This is a recommended set of tools for a teaching environment because they are relatively safe - it is harder to lose control of a tubing cutter than it is a saw, for example. If you already have your own set of tools that can cut through pvc and make holes in tubing, there is no need to acquire these special tools.

Recommended Tools

PVC/Tube Cutter (approx. $20USD)

Small Leather Punch (approx. $8USD)

Standard or Stubby Hammer (approx. $8USD).

Optional: Hose Cutter This is not necessary but it is one of the most useful specialty tools I own.

Step 5: Multiple Shank Outer Diameters

One of the fun things about this system is that each mouthpiece has three outer diameters so you can attach it to different materials.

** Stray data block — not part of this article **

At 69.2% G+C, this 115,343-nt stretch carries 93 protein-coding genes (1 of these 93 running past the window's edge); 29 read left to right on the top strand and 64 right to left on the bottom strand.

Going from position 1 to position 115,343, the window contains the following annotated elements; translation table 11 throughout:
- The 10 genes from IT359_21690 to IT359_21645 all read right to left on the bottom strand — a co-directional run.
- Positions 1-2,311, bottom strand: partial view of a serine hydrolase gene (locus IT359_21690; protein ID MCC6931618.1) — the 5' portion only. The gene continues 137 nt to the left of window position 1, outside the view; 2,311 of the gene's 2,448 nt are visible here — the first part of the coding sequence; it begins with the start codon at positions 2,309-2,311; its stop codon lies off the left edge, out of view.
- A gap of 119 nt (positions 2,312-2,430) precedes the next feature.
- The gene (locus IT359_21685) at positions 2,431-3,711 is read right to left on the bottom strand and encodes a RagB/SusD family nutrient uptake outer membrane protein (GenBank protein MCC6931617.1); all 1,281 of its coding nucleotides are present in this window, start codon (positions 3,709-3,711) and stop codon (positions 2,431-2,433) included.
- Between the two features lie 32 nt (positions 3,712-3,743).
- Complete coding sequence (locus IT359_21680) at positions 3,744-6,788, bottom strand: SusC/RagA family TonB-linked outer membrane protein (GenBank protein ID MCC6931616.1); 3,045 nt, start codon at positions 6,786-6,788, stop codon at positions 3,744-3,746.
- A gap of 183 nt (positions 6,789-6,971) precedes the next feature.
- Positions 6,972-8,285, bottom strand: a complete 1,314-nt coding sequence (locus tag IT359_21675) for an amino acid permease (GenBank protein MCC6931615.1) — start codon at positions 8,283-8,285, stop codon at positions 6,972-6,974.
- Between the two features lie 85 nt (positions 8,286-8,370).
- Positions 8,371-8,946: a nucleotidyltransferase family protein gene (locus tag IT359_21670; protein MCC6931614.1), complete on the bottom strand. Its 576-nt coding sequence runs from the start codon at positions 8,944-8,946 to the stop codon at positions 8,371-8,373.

The smallest outer diameter fits into 3/8" vinyl tubing (which is fun to spin around).

The medium outer diameter fits into 1/2" PVC and vinyl tubing.

The larger outer diameter fits into 1/2" PVC couplers.

Step 6: Mouthpiece Types

There are three mouthpieces:

1) Trumpet

2) Alto Saxophone

3) Whistle

All three mouthpieces should produce sound before you attach them to any pipes or tubes.

Note about the Saxaphone: The saxophone uses a standard alto sax reed that can be purchased at music stores. You could always try printing your own reed but it requires a more high-end printer than most people have. You can use either tape or a rubber band to hold the reed to the mouthpiece. Getting the reed lined up is one of the tricks of making a good sound. Play around a bit until you get it right but basically, it should be just inside the edge of the curved part of the mouthpiece.